The service aspect might appear in their attitude toward their work and toward their patients. They felt that they were serving when they went even a short distance past what was required of them: spending more time at work on behalf of a patient, spending more time in the patient’s presence, being more available by talking freely or sitting rather than standing. That is an interesting notion—service through sitting with a patient, showing her that you are not ready to run off to the next chore or assignment.

The key of service in these examples is going slightly beyond the requirements of the job on behalf of a patient. Dr. Baxter’s stories of his AIDS patients in New York show that service is not only an offering of time, but also personal, emotional effort to do what is necessary for the complete healing of the patient. Dr. Baxter worked for the entire welfare of his patients, attending them not only so that they would have the best medical treatment available but also that they might have a meaningful death. He gave his attention to their families and to the aftermath of the suffering and death of a loved one. He had his limits, of course, but they extended beyond what most would consider his duties as a physician.

Albert Schweitzer not only practiced medicine, he moved to a poor area of Africa and treated needy patients. My plastic surgeon not only did excellent work for his paying patients at home, he traveled to remote areas to offer his skills to children with cleft palates, places where, without his intervention, they would suffer their scars for their entire lives. My friend Mark McKinney goes out of his way to embrace the people of his city, including gang members, who might otherwise lie outside the sphere of concern of a busy hospital. At the University of Tennessee, George Doebler picks up all the pieces of humanity in need, wherever he sees them. Dr. Balfour Mount goes far beyond the expertise of his medical training to create inventive programs for the souls of the citizens of Montreal. The list is endless of medical professionals who indeed feel a calling to service and accomplish it by extending the limits of their creative work. Here we see the soul of medicine: a deep feeling for humanity showing itself in many compassionate and creative modes of service.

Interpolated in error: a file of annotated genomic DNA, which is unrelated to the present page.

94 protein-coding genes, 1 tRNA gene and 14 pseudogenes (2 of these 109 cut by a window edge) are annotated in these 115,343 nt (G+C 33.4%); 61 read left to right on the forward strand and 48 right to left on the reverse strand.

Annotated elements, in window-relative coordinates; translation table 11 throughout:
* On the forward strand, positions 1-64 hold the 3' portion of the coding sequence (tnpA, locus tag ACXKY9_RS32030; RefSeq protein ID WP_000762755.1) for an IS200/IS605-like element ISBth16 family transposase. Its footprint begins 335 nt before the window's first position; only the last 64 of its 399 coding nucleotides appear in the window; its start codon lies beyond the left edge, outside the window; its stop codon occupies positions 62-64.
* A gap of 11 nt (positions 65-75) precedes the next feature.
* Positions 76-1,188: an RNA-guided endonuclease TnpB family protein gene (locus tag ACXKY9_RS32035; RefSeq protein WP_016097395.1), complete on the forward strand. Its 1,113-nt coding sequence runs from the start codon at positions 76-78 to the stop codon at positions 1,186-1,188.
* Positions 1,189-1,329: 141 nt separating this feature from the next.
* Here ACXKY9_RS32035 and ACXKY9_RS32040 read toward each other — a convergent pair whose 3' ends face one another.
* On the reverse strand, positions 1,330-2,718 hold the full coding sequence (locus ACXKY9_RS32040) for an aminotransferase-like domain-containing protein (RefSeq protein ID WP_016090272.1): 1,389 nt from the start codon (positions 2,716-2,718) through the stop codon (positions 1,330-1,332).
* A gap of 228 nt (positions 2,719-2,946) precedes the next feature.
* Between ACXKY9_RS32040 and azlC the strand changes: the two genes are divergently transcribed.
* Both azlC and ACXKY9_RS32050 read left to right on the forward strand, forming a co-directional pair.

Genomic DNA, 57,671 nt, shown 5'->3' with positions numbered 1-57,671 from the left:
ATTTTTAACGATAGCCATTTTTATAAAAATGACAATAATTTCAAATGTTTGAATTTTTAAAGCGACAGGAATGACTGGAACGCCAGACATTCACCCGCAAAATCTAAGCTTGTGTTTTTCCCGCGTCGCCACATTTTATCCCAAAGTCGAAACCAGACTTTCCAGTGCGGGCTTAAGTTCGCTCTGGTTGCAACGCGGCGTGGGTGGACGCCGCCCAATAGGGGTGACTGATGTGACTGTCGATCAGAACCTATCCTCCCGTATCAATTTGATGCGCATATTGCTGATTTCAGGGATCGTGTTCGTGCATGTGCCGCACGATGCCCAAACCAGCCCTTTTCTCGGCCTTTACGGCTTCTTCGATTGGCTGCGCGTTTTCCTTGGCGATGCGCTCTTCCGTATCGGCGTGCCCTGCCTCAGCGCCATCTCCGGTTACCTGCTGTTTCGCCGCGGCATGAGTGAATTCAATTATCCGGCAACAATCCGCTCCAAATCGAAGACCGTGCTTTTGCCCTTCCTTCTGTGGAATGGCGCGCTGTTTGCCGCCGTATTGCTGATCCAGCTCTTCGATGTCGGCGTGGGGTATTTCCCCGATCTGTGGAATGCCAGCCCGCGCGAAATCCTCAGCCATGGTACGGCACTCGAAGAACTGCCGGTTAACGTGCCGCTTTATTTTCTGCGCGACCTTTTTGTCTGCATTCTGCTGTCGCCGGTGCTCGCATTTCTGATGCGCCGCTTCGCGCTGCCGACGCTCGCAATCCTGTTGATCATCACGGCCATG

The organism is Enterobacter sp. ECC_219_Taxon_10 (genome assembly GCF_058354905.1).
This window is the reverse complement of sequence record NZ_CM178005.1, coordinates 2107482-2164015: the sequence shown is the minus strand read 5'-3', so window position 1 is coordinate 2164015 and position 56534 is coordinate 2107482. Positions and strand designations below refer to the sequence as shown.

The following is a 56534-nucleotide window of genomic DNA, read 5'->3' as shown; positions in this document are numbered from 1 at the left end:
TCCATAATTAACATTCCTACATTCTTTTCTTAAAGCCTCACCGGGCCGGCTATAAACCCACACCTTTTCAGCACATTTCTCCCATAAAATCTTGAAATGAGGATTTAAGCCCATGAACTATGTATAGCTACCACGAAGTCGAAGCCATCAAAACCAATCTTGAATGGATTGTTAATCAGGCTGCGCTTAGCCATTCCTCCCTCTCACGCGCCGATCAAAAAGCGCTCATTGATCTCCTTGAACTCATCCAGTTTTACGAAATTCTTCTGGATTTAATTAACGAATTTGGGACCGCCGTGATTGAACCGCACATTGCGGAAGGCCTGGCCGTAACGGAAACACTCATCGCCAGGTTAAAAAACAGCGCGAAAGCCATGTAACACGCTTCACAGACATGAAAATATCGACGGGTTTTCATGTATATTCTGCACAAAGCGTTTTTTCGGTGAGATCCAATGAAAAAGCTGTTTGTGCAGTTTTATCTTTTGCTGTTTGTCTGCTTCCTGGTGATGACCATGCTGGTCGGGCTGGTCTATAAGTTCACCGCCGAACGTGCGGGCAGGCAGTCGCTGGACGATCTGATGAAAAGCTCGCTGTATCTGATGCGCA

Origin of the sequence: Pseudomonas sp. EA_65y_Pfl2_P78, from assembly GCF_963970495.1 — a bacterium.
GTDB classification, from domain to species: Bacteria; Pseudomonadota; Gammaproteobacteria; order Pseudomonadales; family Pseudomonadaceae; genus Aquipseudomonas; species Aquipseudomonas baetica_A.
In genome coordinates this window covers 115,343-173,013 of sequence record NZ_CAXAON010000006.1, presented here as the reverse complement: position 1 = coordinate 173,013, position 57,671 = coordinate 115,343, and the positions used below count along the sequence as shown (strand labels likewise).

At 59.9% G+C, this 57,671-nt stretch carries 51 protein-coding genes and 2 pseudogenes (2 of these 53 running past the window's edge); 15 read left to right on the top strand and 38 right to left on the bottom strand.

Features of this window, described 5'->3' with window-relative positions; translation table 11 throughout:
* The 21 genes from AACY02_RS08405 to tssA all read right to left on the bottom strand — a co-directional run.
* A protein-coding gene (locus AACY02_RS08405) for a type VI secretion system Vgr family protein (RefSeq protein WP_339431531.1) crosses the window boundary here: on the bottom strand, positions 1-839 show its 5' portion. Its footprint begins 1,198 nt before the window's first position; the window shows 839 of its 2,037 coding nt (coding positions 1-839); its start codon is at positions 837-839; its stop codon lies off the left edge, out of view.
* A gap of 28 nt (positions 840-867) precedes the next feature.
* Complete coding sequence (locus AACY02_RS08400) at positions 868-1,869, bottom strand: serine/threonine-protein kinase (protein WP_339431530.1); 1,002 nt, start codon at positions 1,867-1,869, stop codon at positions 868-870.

There is also a psychological side to service. When you truly serve people, instead of merely doing a job for them, you connect with them. You meet them at a common level or point of interest. One of the chief psychological blocks to service on the part of doctors is the arrogance patients run up against time after time. Arrogance lies at the opposite end of the spectrum from an attitude of service, so one wonders if arrogance in the medical profession is an active avoidance of service.

One form of arrogance is the doctor who doesn’t want you, the patient, to think for yourself or do any study of your problem or go beyond the boundaries of strict Western medical science. A renowned doctor who writes in a major magazine warned people against scouring the Internet for information on their diseases. The best patients, he said, are those who do as he says and come to him as the expert.

A savvy public health official told me that, in contrast, young doctors, raised on video games and skilled at computers, welcome patients who educate themselves on their diseases and treatments. There is a significant generational gap, she said, that separates the hot young democratic doctors from the remote, autocratic old physicians who want their patients to obey them to the letter.

People who are used to going online for most of their needs would find it natural to study their illness in that way. I suspect that it’s a neurotic need for authority and control that keeps some doctors from joining their patients in studying their medical issues online.

Another form of arrogant healer is the doctor who is too busy to bother answering naive questions or getting involved with the families of patients, who are always asking about something. This is a kind of class arrogance, a professional who won’t stoop to the level of lay ignorance that his patients and their families, in his mind, display.

Some forms of arrogance you can see in dress and comportment, the “bedside manner” of the doctor. Even friendly, laughing, joking doctors can be arrogant in their low esteem of anyone not in their profession.

One day I sat with a group of nurses in the birthing unit of an East Coast hospital. They loved their work so much that they said that if they went a short while without attending a birth, they felt empty and yearned to get back to duty. They e-mailed and phoned from home to see how their patients were doing. Their involvement, they said, was 24/7.